Archives For Cooperative Program

The Briefing

Evangelical leaders push for criminal justice reform
Evangelical Christian leaders are spearheading a campaign for criminal justice reform, calling for equitable punishment, and alternatives to incarceration. The declaration, and a related 11-page paper on how the church can respond to crime and incarceration, were spearheaded by evangelical organizations: Prison Fellowship, the NAE, the Southern Baptist Convention’s Ethics and Religious Liberty Commission and the Colson Center for Christian Worldview.

Samford to withdraw from state conv. funding channel
Samford University in Birmingham will no longer receive annual budget allocations from the Alabama Baptist State Convention (ABSC) after 2017. As of Jan. 1, 2018, the $3-plus million Cooperative Program allotment for Samford will be reduced from Alabama’s CP budget. The school’s board of trustees executive committee approved the decision as a result of an ongoing dialogue revolving around tensions concerning a proposed student organization — Samford Together — whose stated purpose was to facilitate discussion of topics related to human sexuality.

California adds four more ‘discriminatory’ states to travel ban
Texas Gov. Greg Abbott signed controversial legislation into law that allows child welfare providers — including faith-based adoption agencies — to refuse adoptions to hopeful parents based on “sincerely held religious beliefs.” In response, California Attorney General Xavier Becerra announced his state will prohibit its employees from traveling to Texas because Texas has enacted laws that, he said, discriminate against gay, lesbian, bisexual and transgender individuals and their families.

Jesus painting on Islamic center branded hate crime
A large painting of Jesus on the cross was left at a Long Island Islamic center and police are investigating it as a hate crime.  The painting was found Friday on a fence of the Hillside Islamic Center in North New Hyde Park, Nassau County police said.

Man fined $12G for not taking shoes off in Muslim’s home
A Canadian landlord who was fined $12,000 for wearing shoes in a Muslim tenant’s home said he felt “humiliated” by the harsh penalty levied by a national human rights tribunal. The Human Rights Tribunal of Ontario ordered John Alabi in April to pay the tenants $6,000 each after he failed to take his shoes off in the bedroom were the couple prayed while he was showing the home to potential renters.

Sources: Religion News Service, Baptist Press, Washington Post, NBC New York, Fox News

New task force to explore baptisms decline, ERLC complaints fail to materialize at Annual Meeting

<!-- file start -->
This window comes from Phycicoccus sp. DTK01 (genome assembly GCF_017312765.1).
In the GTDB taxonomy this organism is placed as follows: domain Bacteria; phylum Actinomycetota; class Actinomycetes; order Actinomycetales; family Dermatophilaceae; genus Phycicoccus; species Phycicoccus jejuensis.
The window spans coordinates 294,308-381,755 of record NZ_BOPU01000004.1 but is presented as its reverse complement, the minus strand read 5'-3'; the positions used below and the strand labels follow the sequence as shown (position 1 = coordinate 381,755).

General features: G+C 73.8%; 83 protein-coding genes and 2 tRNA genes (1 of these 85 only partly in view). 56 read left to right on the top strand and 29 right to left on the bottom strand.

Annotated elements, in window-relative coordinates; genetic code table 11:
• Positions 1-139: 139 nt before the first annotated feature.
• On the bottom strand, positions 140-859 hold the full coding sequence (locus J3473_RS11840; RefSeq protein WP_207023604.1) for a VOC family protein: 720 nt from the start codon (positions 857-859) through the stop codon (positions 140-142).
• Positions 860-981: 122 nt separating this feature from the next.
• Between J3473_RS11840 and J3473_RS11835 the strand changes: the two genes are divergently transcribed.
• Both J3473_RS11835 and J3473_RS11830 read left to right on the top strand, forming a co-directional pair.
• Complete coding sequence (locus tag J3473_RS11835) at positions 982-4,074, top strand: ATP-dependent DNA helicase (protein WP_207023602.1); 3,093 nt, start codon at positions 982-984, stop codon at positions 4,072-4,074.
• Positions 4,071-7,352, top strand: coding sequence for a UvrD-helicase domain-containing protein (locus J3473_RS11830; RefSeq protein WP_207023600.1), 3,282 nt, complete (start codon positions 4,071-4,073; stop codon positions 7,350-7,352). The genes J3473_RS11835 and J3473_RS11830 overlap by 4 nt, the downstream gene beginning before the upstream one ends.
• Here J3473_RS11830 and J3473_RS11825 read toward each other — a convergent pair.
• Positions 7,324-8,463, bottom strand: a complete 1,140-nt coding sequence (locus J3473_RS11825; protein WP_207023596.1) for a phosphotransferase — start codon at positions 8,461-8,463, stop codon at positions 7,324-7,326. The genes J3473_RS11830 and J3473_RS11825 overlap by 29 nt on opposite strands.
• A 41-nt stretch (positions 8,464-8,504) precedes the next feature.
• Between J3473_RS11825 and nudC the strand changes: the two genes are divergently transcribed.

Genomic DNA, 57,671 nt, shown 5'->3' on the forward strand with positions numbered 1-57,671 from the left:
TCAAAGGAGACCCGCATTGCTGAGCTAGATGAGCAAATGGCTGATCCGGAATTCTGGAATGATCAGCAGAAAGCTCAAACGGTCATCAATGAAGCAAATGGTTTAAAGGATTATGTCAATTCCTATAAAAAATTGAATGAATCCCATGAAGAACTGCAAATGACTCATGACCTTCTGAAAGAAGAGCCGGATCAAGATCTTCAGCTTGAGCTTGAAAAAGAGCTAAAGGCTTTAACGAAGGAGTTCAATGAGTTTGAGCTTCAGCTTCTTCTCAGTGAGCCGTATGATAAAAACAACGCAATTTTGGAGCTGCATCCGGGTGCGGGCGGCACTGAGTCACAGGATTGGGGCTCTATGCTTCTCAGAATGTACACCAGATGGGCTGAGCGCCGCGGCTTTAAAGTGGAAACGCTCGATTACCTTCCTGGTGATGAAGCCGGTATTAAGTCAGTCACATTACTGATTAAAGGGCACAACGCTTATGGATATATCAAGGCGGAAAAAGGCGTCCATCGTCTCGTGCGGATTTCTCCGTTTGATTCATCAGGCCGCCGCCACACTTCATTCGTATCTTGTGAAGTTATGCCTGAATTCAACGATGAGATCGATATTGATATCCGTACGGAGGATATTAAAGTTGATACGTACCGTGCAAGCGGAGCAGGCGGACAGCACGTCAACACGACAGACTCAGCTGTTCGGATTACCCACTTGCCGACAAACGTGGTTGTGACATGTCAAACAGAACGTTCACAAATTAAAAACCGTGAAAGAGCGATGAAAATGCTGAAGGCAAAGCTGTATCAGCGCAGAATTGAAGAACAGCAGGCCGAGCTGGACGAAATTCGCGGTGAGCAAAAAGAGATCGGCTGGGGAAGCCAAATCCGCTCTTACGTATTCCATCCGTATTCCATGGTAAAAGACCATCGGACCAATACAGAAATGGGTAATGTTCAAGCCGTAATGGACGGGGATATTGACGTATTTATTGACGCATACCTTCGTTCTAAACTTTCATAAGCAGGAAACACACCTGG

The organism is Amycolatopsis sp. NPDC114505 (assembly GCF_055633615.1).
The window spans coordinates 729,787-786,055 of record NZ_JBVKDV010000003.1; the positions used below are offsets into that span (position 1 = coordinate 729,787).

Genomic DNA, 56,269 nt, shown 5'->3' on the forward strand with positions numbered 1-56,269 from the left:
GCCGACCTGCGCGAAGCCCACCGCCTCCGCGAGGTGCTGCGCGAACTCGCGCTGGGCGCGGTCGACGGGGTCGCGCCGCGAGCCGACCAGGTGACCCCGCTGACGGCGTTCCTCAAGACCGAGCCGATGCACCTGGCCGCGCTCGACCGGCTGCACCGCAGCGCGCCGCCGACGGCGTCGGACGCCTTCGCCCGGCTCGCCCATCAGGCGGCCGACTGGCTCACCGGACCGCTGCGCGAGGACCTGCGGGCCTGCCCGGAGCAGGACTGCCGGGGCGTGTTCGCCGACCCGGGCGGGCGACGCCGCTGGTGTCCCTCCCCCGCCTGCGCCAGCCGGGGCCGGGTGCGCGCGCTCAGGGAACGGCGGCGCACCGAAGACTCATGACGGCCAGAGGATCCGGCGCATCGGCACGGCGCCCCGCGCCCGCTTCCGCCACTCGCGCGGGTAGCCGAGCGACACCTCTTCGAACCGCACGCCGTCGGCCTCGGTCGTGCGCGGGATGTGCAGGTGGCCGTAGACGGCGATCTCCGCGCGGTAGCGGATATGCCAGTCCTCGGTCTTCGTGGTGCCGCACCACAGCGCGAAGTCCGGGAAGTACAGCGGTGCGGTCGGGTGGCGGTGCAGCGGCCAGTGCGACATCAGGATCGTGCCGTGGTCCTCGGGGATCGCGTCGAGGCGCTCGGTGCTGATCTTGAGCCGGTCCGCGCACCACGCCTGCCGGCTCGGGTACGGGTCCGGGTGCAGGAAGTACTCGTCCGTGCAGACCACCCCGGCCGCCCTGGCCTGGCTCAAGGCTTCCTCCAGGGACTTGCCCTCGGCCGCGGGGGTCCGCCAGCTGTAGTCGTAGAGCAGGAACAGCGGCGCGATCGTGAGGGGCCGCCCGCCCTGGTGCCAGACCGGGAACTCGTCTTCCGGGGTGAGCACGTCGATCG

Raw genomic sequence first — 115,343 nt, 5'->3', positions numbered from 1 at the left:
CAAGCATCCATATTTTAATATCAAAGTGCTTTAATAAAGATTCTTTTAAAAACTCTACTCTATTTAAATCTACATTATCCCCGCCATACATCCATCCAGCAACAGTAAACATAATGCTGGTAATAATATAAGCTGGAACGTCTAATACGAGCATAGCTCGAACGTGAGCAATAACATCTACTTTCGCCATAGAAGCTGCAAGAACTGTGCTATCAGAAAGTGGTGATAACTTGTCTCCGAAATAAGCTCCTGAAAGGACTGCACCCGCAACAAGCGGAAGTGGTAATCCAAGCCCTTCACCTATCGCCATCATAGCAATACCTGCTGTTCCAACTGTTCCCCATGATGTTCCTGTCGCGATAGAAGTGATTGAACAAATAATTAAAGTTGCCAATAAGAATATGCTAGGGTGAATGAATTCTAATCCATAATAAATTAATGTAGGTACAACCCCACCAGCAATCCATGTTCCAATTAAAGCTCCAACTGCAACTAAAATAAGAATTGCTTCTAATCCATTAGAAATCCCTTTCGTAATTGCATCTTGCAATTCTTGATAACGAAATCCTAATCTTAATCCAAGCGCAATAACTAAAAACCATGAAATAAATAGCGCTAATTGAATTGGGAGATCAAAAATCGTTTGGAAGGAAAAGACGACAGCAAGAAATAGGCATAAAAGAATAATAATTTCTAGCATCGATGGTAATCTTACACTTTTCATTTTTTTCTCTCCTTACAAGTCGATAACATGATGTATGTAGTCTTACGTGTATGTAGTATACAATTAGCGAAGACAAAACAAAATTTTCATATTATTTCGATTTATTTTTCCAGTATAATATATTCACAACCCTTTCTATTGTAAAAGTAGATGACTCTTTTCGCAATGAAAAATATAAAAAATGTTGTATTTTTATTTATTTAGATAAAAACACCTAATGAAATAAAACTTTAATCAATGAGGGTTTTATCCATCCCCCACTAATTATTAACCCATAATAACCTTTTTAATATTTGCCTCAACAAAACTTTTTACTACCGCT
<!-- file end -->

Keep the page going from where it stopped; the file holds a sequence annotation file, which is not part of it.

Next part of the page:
Prayer begets

If we took a selfie in Phoenix, this would be it. Busy days framed by prayer are represented in this photo from the Phoenix Convention Center during the June 13-14 SBC Annual Meeting and the week of meetings, preaching, and witnessing that preceded it.

Debate over a resolution condemning “alt-right racism” took the spotlight, but lesser reported actions at the 2017 Southern Baptist Convention will address another serious issue facing the denomination, an ongoing decline in baptisms and membership. And a matter some anticipated would make headlines failed to produce debate, complaints against leadership of the SBC’s Ethics & Religious Liberty Commission.

SBC President Steve Gaines announced plans for a year-long study on evangelism in the denomination, and the presentation of a plan for more effective soul-winning by SBC churches and pastors. Gaines’ effort comes after another year of baptism declines and a decade of shrinking SBC church membership.

“I was not prompted by any man to get this done,” Gaines said in Phoenix, “but the Lord laid this on my heart to emphasize prayer last year, and to emphasize evangelism this year.”

The Memphis-area pastor, who was re-elected to a second one-year term, named 19 pastors, professors, and seminary presidents to a task force, which will bring

2018 convention in Dallas. Southwestern Seminary President Paige Patterson, a proponent of traditional personal evangelism, will chair the panel. And Illinois’ Doug Munton, pastor of First Baptist Church of O’Fallon will also serve.

Gaines asked North American Mission Board President Kevin Ezell to present the motion creating the task force. Ezell outlined the troubling situation among SBC churches: The SBC has seen a steady decline in baptisms since 1980; 80% of SBC churches baptized 9 or fewer people in the most recent report of Annual Church Profiles, 50% reported two or fewer baptisms, and 25% baptized no one.

“I don’t think any pastor in the room would say they don’t have a passion for the lost, but I do think there is a practice problem,” Ezell said.

After the Phoenix meeting, Gaines urged continued prayer for renewal in our churches. “We must make prayer, evangelism and discipleship the priorities of our lives. We must jettison our selfish agendas and focus on Christ’s Great Commission,” Gaines said.

The Gaines